And by the way it takes very little time to make this (but do allow time for it to chill). -jmm

Rhubarb Dessert Soup
Serves 6

3 cups of rhubarb cut into 1/2” pieces
2 cups of water
Juice of 1 lemon
1/2 of a vanilla bean
1/2 cup honey
6 sprigs of mint

1. Place the rhubarb, water, and lemon juice into a medium saucepan. Bring to a boil, then reduce heat and simmer until rhubarb is soft, about 10 minutes. The rhubarb should fall apart as you stir.

2. Scrape the seeds out of the vanilla bean into the soup, stir.

3. Stir in the honey and taste, adjust as needed. Cool, and place in refrigerator.

4. Cut the mint leaves into fine strips. Serve the soup chilled with mint leaves on top.

Monday, June 14, 2010

Fresh Lettuce Almost Year-Round

Our friend Rick came for dinner. After pouring us each a glass of our local Moat Mountain's Bear Peak Brown Ale, he and I went out to the garden to gather a basketful of greens, chives, and herbs to add to a pasta sauce and make a salad. As he watched me pick, he commented, "I go to the store for these things, but you just go out to the garden and make a feast".

He is so right. Our daily salad is a celebration of what the garden has to offer. Our dinners almost without exception begin with a salad. Picked within minutes of eating, we are assured of as many nutrients as can be gotten out of healthy, organic produce.

All year long we are supplied with lettuce and other greens. The two keys to having a lettuce supply in our northern climate are succession planting and cold frames. Succession planting keeps the harvest coming from spring until late into fall. As soon as the soil warms up, we plant a row or two and and continue to plant every three or four weeks.

In August we plant a few rows where the cold frames will be placed. Cold frames, talked about in an earlier post, keep the greens healthy and alive well into January. Then, seeds sown into the cold frame in January provide a lettuce crop by early March. While we wait for the spring harvest, our salads contain cold hardy greens like mache, claytonia, sorrel and spinach.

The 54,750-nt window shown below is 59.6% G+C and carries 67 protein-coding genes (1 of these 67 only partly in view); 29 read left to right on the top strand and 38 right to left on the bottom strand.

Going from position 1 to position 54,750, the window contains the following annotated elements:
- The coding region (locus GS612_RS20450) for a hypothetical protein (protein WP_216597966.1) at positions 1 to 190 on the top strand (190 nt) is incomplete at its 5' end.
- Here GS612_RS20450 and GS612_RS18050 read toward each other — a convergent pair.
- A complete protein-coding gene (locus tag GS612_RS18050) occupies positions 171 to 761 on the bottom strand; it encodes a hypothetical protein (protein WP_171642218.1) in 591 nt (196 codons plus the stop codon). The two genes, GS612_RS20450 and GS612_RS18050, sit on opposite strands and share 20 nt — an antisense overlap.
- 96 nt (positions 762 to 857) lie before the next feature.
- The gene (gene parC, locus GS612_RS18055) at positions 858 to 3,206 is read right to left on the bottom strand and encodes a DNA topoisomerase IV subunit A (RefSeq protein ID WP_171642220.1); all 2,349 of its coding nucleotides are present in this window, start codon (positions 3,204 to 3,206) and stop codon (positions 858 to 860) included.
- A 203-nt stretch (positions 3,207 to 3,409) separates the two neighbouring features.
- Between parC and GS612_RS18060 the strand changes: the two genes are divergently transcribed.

In one of our travels someone recommended a lettuce called Black Seeded Simpson, a loose-leaf variety, so we tried it and it’s become a favorite here. We also grow red and green romaines and butterhead types.

Oddly, though, lettuce is a great veggie but it’s not the only green in our salads. Following is a recipe for the salads we are having now in June. -G.H.

Garden Salad

From the Garden:
    Red Giant Mustard leaves
    Perennial Onion
    Swiss Chard
You may like to add (store-bought until the carrots and cucumbers are grown):
    Sliced mushrooms
    Shredded carrot
    Black olives
    Lightly steamed peas
    Bits of blue cheese
Your favorite vinaigrette salad dressing

Pick the quantities you prefer of these and other edible greens you may have available. Wash thoroughly, then bounce the greens in a colander or spin in a salad spinner to remove excess moisture. Tear into bite-size pieces and arrange in a salad bowl or into individual bowls. Add the additional ingredients of your choice. Toss lightly. Add viniagrette and toss again or have the dressing available at the table. -G.H.

Wednesday, June 2, 2010

Tap Water for the Garden...is it Safe?

I had a call from my friend Ed today.  
A couple of weeks ago we were talking about tap water and discussing how safe it is to drink. Here, we are on well water, but I mentioned to him that when we travel we leave a pitcher of tap water on the counter. This, overnight or for some hours allows the chlorine to dissipate. Ed, a city dweller, had an “ah ha” moment. He mentioned that his cat goes out each morning and drinks from yesterday’s water dish on the porch and won’t drink from the fresh bowl in the kitchen. 
Today Ed brought it up that he has been leaving an open container of water on the kitchen counter overnight. He has been blown away by the taste difference. “Tea has never tasted better”, he said. Then we began to wonder whether that same chlorinated water from the tap could have negative affects on the vegetables in our gardens.

There have been many studies about the effects of chlorine in tap water. Studies by the Environmental Protection Agency, National Academy of Science, U.S. Council on Environmental Quality, and by universities and physicians have identified chlorine as a carcinogen that elevates the risk of bladder and rectal cancers. The introduction of chlorine into the public water supply was to combat waterborne diseases such as typhoid fever, cholera and dysentery. Chlorine was also used in mustard gas in World War 1 and in chemical weapons in more recent wars.